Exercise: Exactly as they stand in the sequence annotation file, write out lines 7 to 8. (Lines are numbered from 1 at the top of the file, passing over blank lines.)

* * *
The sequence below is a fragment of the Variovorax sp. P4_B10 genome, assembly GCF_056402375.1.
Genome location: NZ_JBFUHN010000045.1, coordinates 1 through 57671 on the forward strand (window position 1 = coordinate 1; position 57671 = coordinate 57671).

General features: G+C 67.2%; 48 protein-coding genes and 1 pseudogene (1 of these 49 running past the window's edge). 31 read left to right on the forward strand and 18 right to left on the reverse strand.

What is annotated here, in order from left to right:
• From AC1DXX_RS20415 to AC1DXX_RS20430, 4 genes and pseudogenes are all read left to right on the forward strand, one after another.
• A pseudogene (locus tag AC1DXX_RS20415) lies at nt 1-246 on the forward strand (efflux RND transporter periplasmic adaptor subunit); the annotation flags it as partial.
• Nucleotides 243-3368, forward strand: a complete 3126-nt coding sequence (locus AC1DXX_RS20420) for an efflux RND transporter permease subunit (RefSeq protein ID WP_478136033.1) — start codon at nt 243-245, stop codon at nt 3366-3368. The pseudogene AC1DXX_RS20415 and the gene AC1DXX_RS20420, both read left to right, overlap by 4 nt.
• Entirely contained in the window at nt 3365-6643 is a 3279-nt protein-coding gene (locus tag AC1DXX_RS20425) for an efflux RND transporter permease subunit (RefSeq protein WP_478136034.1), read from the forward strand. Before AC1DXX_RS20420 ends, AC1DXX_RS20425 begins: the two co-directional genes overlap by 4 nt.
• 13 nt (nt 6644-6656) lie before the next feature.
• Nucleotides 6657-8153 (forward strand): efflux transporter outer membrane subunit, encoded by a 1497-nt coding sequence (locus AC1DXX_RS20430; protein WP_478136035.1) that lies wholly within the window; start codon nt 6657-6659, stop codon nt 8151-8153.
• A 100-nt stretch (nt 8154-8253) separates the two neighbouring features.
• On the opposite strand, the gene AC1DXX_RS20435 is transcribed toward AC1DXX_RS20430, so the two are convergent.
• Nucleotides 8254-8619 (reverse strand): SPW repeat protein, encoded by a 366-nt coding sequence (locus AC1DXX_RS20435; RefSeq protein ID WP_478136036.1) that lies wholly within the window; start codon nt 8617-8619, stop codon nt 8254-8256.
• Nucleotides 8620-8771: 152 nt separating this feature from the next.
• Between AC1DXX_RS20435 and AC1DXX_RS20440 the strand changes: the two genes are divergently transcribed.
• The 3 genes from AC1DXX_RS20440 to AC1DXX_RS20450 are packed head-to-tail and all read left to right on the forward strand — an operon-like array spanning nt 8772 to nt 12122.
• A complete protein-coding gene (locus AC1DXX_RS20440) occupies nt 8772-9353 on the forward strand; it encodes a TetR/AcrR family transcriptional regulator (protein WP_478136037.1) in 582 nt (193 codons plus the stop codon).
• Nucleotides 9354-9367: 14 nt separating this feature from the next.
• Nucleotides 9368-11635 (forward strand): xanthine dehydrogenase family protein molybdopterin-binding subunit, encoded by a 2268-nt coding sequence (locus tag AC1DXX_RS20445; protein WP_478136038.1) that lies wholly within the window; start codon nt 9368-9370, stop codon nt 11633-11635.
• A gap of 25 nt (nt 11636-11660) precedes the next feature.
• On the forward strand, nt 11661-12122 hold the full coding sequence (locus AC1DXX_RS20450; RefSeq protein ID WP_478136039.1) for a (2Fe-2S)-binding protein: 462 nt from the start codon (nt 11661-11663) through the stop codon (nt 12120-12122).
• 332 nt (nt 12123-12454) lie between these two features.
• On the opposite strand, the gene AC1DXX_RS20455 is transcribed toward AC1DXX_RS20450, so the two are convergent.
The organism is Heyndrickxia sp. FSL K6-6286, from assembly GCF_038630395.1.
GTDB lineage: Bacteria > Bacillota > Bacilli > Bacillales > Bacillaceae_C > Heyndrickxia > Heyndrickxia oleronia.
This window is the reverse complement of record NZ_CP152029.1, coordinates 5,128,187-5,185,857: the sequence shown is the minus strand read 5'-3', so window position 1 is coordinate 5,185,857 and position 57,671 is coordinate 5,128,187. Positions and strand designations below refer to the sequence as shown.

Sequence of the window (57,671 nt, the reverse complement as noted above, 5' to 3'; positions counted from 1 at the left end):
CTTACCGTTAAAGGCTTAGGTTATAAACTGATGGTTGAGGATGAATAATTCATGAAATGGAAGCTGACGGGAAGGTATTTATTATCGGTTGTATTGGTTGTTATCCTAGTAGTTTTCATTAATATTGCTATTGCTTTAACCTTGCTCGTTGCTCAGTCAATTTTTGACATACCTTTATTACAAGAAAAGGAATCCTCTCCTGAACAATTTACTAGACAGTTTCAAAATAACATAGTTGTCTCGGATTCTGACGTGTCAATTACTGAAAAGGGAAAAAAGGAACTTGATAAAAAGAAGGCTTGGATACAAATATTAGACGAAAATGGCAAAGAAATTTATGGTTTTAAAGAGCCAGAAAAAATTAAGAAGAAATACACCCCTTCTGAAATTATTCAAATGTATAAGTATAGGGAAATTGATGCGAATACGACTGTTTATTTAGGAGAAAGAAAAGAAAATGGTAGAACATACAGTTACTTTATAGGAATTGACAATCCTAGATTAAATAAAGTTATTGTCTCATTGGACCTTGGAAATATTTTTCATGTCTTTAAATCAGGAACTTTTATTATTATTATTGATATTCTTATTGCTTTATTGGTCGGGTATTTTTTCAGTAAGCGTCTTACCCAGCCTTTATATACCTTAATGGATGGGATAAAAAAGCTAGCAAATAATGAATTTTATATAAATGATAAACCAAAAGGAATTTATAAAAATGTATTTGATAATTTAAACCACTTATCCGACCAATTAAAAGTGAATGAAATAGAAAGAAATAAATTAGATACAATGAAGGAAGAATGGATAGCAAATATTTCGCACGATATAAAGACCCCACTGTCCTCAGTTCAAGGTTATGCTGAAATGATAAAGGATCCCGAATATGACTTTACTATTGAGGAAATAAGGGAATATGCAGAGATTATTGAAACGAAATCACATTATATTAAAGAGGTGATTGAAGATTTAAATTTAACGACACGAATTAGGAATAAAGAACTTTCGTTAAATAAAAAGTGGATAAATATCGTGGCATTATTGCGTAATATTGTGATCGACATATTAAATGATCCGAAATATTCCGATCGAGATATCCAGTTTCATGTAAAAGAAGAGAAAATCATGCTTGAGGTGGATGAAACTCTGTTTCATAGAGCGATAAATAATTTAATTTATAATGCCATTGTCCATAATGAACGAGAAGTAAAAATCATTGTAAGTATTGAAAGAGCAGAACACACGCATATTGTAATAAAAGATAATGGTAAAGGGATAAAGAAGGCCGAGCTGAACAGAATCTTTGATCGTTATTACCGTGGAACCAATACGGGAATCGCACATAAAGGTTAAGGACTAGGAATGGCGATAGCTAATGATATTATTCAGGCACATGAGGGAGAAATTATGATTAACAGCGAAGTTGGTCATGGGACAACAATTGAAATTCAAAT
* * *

• Nucleotides 243-3368, forward strand: a complete 3126-nt coding sequence (locus AC1DXX_RS20420) for an efflux RND transporter permease subunit (RefSeq protein ID WP_478136033.1) — start codon at nt 243-245, stop codon at nt 3366-3368. The pseudogene AC1DXX_RS20415 and the gene AC1DXX_RS20420, both read left to right, overlap by 4 nt.
• Entirely contained in the window at nt 3365-6643 is a 3279-nt protein-coding gene (locus tag AC1DXX_RS20425) for an efflux RND transporter permease subunit (RefSeq protein WP_478136034.1), read from the forward strand. Before AC1DXX_RS20420 ends, AC1DXX_RS20425 begins: the two co-directional genes overlap by 4 nt.